- Firms say that activity moderated in January;
- But they report that order books continue to fill up;
- Rising prices is impacting consumer sentiment;
- Households are comfortable about the state of the jobs market.
At the start of each month a swathe of business and consumer surveys are released. The glass half-empty view from the NAB business survey is that firms saw a notable slowing of conditions in January to a below average level. A more realistic interpretation is that this was a pretty good result given the slowdown of spending due to consumer concerns about COVID (and some tightening of government regulations). Another positive sign was in a survey of the service sector conducted by Markit that service sector firms are seeing a bounce in their orders books.
Material shortages have led to a big rise in purchasing costs. Firms are indicating that so far the rise in final prices has not matched the rise in costs. The other problem that material and labour shortages are causing is delays in delivering goods and services. A survey of the construction industry indicated a big mismatch between builders’ order books and completions.
Consumer sentiment has declined over recent months, particularly their view about the current situation. That could reflect concerns about COVID or worries about rising interest rates (evidenced by the number of fixed-rate mortgages). But I think the biggest issue is that rising prices is starting to cut households real wages (wages after taking into account price rises). The result has been a significant markdown in views about the state of family finances.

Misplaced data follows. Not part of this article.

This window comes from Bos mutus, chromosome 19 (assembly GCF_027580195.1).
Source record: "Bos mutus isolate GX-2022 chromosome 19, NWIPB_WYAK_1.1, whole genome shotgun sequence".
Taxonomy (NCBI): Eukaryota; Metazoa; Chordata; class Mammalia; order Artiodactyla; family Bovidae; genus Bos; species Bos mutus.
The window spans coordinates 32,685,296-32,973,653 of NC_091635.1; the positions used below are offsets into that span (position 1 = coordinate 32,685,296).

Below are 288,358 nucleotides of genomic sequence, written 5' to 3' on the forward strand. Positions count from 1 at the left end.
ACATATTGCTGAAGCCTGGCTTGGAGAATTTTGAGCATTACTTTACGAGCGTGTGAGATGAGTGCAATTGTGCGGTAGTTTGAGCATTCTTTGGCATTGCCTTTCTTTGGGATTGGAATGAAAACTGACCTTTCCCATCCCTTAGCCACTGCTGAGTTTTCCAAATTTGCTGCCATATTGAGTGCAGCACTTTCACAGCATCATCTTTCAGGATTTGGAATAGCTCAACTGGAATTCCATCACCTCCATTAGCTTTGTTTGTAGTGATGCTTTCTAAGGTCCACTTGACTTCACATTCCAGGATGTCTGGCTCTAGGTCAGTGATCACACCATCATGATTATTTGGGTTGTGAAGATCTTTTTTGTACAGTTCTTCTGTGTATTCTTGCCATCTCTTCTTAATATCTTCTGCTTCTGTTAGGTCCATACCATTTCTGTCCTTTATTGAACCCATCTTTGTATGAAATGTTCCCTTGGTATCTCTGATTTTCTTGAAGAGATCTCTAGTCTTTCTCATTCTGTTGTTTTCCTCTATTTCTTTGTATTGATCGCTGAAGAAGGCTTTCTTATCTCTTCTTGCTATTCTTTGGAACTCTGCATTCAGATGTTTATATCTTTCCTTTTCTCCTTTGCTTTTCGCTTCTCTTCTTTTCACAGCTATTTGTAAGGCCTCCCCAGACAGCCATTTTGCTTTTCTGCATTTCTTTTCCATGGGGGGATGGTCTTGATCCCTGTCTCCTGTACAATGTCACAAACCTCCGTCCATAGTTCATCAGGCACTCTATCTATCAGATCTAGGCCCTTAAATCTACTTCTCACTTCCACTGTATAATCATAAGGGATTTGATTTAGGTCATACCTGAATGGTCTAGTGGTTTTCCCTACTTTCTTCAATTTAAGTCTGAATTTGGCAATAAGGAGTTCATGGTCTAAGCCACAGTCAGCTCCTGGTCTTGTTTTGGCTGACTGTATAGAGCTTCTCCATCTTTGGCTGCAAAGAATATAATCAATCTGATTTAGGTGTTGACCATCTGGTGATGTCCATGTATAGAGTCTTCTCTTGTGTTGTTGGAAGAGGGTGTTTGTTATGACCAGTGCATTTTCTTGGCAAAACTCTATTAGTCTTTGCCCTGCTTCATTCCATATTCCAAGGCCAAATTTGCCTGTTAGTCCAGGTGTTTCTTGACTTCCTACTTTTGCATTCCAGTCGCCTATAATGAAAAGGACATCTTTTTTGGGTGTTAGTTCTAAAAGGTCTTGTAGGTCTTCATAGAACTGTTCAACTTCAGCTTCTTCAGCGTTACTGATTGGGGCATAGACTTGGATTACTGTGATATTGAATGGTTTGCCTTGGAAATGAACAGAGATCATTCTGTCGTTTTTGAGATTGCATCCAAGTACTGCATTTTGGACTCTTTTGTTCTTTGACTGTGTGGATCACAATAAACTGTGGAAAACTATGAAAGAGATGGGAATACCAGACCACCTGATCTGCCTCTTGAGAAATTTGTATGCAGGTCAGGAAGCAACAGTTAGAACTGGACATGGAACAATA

With a bit of luck with COVID there is a good chance that consumer sentiment will improve in coming months. Concerns about unemployment is very low across all states, and has fallen in most (apart from NSW) over the past half year.
One thing that is unlikely to improve this year is views about the housing market. Housing affordability is the big concern across all states, but particularly in Tasmania and NSW. It is less of a concern in Perth and Darwin (but only relative to other states). First home buyers are most impacted by affordability. Rising prices and rents continues to attract more investors, particularly in an environment of very low interest rates.
By and large the surveys confirm what we know. The economy slowed in January and rising prices are starting to worry households. A better run from COVID will help unclog supply chains. And will re-balance demand towards the service sector. The result will be moderating inflation. Together with rising wages growth that should put consumers’ in a happier mood. And that will make businesses happy.
To read my full update, click here.
We live in interesting times.
Peter Munckton - Chief Economist